Temple pushed back the completion date of the new $170 million library once again. It will reach “substantial completion” by May 2019, officials said.
Students are not expected to begin using it regularly until Fall 2019, said Jerry Leva, the vice president of planning and capital projects.
In January, Leva told The Temple News that he did not see “anything barring” the library’s completion in October 2018.
However, the building design and construction methods were changed this year, causing the completion date to be delayed, Leva said.
One of the most prominent alterations was the building’s structure being switched from concrete to steel. Building a steel structure is more cost effective, less labor intensive and allows “significant” savings on the project, he added.
By changing the structural components of the library, officials had to redesign portions of the structure, causing the delay.
The steel structure is being completed and is on track to be finished by winter break.
“The project is going very well, and we’re extremely happy,” Leva said. “It’s moving rather quickly now. It’s picking up momentum as projects of that nature do.”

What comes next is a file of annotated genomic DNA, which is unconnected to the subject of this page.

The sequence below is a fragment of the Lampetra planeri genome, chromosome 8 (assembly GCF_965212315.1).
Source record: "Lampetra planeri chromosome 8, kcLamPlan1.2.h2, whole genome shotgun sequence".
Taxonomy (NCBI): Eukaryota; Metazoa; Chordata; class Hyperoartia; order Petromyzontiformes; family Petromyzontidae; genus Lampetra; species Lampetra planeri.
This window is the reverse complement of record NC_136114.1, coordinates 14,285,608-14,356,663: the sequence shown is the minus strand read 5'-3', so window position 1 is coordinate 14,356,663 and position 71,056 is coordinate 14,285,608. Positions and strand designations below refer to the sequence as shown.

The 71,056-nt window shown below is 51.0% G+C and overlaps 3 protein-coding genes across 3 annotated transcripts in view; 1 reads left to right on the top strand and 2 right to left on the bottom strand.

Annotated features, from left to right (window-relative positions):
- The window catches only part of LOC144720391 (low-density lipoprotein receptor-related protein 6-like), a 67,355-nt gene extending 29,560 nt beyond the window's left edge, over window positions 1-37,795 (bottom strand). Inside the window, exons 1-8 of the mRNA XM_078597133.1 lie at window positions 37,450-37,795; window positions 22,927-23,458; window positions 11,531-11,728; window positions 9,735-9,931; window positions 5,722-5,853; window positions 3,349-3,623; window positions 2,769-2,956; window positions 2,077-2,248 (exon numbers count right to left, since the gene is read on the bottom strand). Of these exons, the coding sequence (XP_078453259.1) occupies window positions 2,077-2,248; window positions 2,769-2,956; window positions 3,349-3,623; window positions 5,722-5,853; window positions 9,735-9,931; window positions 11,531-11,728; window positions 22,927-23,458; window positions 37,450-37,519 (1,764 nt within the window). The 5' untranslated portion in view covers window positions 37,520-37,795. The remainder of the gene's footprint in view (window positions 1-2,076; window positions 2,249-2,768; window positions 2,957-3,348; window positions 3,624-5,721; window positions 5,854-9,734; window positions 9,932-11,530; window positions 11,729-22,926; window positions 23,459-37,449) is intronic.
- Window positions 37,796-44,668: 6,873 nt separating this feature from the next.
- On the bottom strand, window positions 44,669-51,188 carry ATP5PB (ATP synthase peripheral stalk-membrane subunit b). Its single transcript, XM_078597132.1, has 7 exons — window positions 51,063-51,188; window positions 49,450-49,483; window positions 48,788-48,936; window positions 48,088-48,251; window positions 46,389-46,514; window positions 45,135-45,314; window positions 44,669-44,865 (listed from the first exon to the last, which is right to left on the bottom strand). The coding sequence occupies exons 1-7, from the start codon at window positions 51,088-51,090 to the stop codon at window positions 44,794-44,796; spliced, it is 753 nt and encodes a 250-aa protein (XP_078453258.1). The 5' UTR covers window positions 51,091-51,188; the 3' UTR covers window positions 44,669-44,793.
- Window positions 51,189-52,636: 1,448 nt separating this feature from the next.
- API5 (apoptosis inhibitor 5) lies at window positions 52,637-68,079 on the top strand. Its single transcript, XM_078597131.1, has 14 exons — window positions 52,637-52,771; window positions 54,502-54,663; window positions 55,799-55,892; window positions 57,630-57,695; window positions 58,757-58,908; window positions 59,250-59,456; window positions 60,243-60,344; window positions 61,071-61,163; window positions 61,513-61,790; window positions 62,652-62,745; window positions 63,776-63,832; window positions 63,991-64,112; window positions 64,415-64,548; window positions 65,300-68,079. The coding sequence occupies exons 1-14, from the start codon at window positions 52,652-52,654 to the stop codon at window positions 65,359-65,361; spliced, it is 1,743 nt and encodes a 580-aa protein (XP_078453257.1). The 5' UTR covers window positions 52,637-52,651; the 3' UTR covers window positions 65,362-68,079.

The new library will have sustainable components, like a green roof and more efficient heating and cooling systems, he added.
Other features of the new library are robots that transport books to students on command and more computers and collaborative spaces.
“A new library seems pointless, because all the money that we spent on it could be used for other things and could go towards students who need it,” sophomore media studies and production major Ramata Kaba said. “The construction is annoying, and it feels like it’s taking forever. I’m not excited for it because we already have computers and collaborative spaces at the TECH Center. It just seems unnecessary.”
Some students are excited for the new collaborative spaces because many struggle to book breakout rooms in the TECH Center.
“The current library is outdated, so I am excited for what the future holds and how it differs from the TECH Center,” sophomore sports and recreation management major Matthew Ochoa said.
The plan for the future of Paley Library is still being explored, Leva said. Some of the possibilities include it being repurposed for classroom space.
“The library took years of thought, and we consider highly and deeply how [construction] affects [students] physically, mentally and emotionally,” Leva said.
“It’s a great fit for the future of the students and staff, who should be proud of it,” he added. “It’s going to enhance and step up the university standards for the entire country, if not internationally.”
EDITOR’S NOTE: Ramata Kaba has taken photos for The Temple News. She had no part in the reporting or editing of this article.